To prevent separated swirls, brush the dough with an egg and water mixture and then sprinkle in the cinnamon sugar filling. The egg and water mixture will serve as a “binder” or “glue” so that the swirls don’t separate. It won’t be perfect, but you’ll actually get swirls!
Ideas for Serving
I love serving this cinnamon swirl in so many ways! Here are some of my top picks:
- Cinnamon swirl toast! Just toast it for a few minutes and spread with butter.
- Turn it into French toast or a French toast casserole.
- Use it to make bread pudding.
This cinnamon swirl bread is one of my favorite things to bake because it makes my house smell SO good! It’s soft, tender, and full of amazing cinnamon flavors.
I love serving it for breakfast throughout the week. Whatever is left, I like to use it to make French toast. The full recipe is included below. Happy baking!
Other fall baking recipes to check out:
Tips for Success
- Prevent separated swirls: Before sprinkling the cinnamon and sugar filling, brush the dough with an egg and water mixture. This will act as a binder so that the swirls don’t separate while the dough is rising or baking. Do NOT brush with melted butter, or the swirls will separate while baking.
- Use bread flour rather than all-purpose flour for a lighter, softer, and taller bread loaf.
Cinnamon Swirl Bread
- 1 (0.25 oz) package active dry yeast - (2 ¼ teaspoons)
- 1 cup whole milk - (warmed to 110-115 degrees F)
- 6 tablespoons unsalted butter, melted and cooled
- 2 large eggs
- ⅓ cup granulated sugar, plus 1 teaspoon
- 3 ½ to 4 ½ cups bread flour, plus more as needed
- 1 teaspoon salt
- Vegetable oil for greasing the bowl - (for the dough)
- Unsalted butter for greasing the loaf pan
Cinnamon and sugar filling:
- ⅓ cup brown sugar
- 3 teaspoons ground cinnamon
- 1 egg - (beaten with 1 tablespoon water)
Egg wash brushing the top:
- 1 egg
- 1 tablespoon whole milk
- Pour warm milk (110-115 degrees F) into the bowl of a stand mixer. Add 1 teaspoon of the sugar and the active dry yeast. Stir, and let it stand for about 10 minutes until frothy. This means that the yeast is good. If it does not get frothy, start over with fresh yeast.
- With the mixer on medium speed (use the whisk attachment), mix the yeast mixture, melted butter, ⅓ cup sugar, salt, and eggs until combined.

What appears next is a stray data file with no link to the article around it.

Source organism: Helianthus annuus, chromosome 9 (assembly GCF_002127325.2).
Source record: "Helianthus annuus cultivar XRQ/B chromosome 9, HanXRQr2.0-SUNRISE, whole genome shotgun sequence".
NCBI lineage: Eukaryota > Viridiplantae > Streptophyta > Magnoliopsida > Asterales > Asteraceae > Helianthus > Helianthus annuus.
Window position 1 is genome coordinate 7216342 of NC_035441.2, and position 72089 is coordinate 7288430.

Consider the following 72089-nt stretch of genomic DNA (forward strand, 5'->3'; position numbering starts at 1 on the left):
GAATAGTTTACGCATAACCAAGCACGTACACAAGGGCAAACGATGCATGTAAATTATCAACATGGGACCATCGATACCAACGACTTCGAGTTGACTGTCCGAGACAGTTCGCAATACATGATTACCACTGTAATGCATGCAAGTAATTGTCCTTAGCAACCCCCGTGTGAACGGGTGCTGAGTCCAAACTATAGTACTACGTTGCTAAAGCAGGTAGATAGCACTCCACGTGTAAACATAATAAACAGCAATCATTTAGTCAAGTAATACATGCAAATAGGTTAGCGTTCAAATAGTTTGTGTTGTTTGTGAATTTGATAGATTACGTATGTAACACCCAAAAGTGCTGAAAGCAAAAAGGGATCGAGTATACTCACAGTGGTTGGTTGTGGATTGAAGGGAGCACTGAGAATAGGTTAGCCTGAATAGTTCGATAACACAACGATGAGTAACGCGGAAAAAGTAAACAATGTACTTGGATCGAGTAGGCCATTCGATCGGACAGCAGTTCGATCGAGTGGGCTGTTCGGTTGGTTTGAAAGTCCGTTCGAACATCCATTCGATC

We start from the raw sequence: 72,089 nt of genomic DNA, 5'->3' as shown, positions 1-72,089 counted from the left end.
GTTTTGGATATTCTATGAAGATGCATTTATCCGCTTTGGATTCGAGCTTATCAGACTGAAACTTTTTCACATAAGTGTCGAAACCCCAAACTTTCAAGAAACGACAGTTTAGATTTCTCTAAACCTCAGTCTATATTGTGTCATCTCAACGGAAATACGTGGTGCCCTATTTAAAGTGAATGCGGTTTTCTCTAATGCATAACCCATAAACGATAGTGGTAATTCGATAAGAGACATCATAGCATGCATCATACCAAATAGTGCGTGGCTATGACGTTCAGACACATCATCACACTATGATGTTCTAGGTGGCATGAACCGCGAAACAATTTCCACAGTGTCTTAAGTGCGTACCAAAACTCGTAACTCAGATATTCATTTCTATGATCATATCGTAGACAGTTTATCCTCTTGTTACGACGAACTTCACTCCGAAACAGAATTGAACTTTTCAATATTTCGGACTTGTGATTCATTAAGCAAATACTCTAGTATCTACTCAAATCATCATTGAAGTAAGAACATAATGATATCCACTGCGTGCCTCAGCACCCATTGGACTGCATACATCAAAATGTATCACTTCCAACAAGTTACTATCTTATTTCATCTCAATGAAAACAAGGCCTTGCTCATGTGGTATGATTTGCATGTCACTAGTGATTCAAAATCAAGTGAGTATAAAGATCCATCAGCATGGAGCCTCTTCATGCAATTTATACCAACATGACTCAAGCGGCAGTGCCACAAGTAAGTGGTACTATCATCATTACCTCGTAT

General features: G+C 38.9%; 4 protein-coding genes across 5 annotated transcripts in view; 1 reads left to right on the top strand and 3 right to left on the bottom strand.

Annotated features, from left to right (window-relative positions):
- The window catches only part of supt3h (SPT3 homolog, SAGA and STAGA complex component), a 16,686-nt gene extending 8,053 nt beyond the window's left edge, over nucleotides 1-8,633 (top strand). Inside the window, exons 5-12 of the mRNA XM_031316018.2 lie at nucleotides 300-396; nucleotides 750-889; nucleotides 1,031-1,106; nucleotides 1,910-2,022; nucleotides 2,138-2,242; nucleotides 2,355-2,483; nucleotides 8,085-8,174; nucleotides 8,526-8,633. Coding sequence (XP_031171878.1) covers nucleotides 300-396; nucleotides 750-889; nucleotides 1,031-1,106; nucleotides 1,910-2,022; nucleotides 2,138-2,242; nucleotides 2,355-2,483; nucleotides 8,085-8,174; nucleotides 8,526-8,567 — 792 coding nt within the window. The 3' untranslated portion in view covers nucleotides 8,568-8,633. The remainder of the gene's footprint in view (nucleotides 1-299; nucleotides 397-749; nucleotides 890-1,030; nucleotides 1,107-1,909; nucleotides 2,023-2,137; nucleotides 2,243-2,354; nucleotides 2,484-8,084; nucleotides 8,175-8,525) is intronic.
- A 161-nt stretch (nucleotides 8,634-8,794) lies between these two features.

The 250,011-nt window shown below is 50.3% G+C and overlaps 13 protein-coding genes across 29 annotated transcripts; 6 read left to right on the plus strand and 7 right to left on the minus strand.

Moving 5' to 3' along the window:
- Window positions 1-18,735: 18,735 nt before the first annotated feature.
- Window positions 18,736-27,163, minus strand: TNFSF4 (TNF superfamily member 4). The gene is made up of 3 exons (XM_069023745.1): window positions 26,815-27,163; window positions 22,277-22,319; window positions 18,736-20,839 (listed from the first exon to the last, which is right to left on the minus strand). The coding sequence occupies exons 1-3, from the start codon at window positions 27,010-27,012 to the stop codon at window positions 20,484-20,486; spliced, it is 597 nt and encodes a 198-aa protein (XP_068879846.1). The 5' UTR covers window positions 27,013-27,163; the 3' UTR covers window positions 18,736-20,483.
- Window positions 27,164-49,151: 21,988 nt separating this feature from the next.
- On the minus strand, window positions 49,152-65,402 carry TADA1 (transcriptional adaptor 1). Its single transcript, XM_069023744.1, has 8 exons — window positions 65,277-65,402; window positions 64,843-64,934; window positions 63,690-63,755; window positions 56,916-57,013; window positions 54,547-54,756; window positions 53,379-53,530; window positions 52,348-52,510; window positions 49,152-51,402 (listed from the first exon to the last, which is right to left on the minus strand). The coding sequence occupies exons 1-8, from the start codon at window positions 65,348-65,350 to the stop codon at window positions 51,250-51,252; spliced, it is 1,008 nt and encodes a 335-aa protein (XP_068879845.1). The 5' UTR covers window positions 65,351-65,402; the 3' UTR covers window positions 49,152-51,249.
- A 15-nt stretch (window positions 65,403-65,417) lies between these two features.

- Switch to the dough hook attachment on the stand mixer. On medium speed, add 3 cups of bread flour, 1 cup at a time. Add the remaining flour in 1/4 cup increments as needed, until a dough has formed. Increase to medium-high speed and mix/knead for 3-4 minutes. If it’s sticking to the bowl too much, continue adding flour in ¼ cup increments. I ended up using 4 ¼ cups of flour. The dough should be slightly sticky, moist, and manageable.
- Transfer the dough to a floured surface, and knead by hand for another 2-3 minutes, adding more flour as needed, until the dough is manageable and springs back slowly when poked. Form a ball, and transfer to a lightly oiled bowl (vegetable oil is fine), making sure to coat all sides of the dough with oil. Cover the bowl with plastic wrap and let it rise for about 1.5 hours or until doubled in size in a warm and draft-free environment (see note below on "creating a warm environment").
- Make the cinnamon and sugar filling: In a bowl, whisk the brown sugar with ground cinnamon until evenly combined. Set aside.
- Grease a 9×5 baking pan with butter. Set aside.
- After the dough has doubled in size, punch it down to remove the air. Roll it out into a 9×18 inch rectangle on a lightly floured surface. Brush with the egg and water mixture (1 egg beaten with 1 tablespoon water), leaving 1 inch borders. Sprinkle with the cinnamon and sugar mixture evenly. Starting from the shorter side, roll the dough as tightly as you can to form a 9-inch log. Pinch to seal the dough. Tip: when rolling the dough, try not to apply too much pressure in the middle so that it’s uniformly rolled.
- Transfer the rolled dough to the prepared 9×5 pan. Cover with plastic wrap and let it rise for 1 hour or until puffed up in a warm and draft-free environment.
- While the dough is rising, preheat the oven to 350 degrees F.
- After the dough has risen, make the egg wash by whisking 1 egg with 1 tablespoon of whole milk until well-combined. Brush the top of the puffed up dough with it, being careful not to press too hard. Bake for 35 minutes until golden brown. Tent with foil after about 23-25 minutes to prevent it from browning too much. Note: if the bread is browning faster on one side, rotate it, as sometimes ovens have hot spots.
- Remove baked bread from the oven and let it cool for 15 minutes before removing it from the pan. Then remove from the pan and let it cool completely on a wire rack. Enjoy!
- Special equipment: kitchen thermometer, stand mixer, rolling pin, 9×5 loaf pan, plastic wrap, pastry brush.
- Creating a warm environment for dough to rise: Microwave some water in a mug for 2 minutes to get the microwave warmed up. Then, place the bowl with the dough in the microwave oven, pushing the mug to a corner, and close the door.
- Check out my guide on working with yeast dough.
- Storing: Store at room temperature in an airtight container for up to 3 days.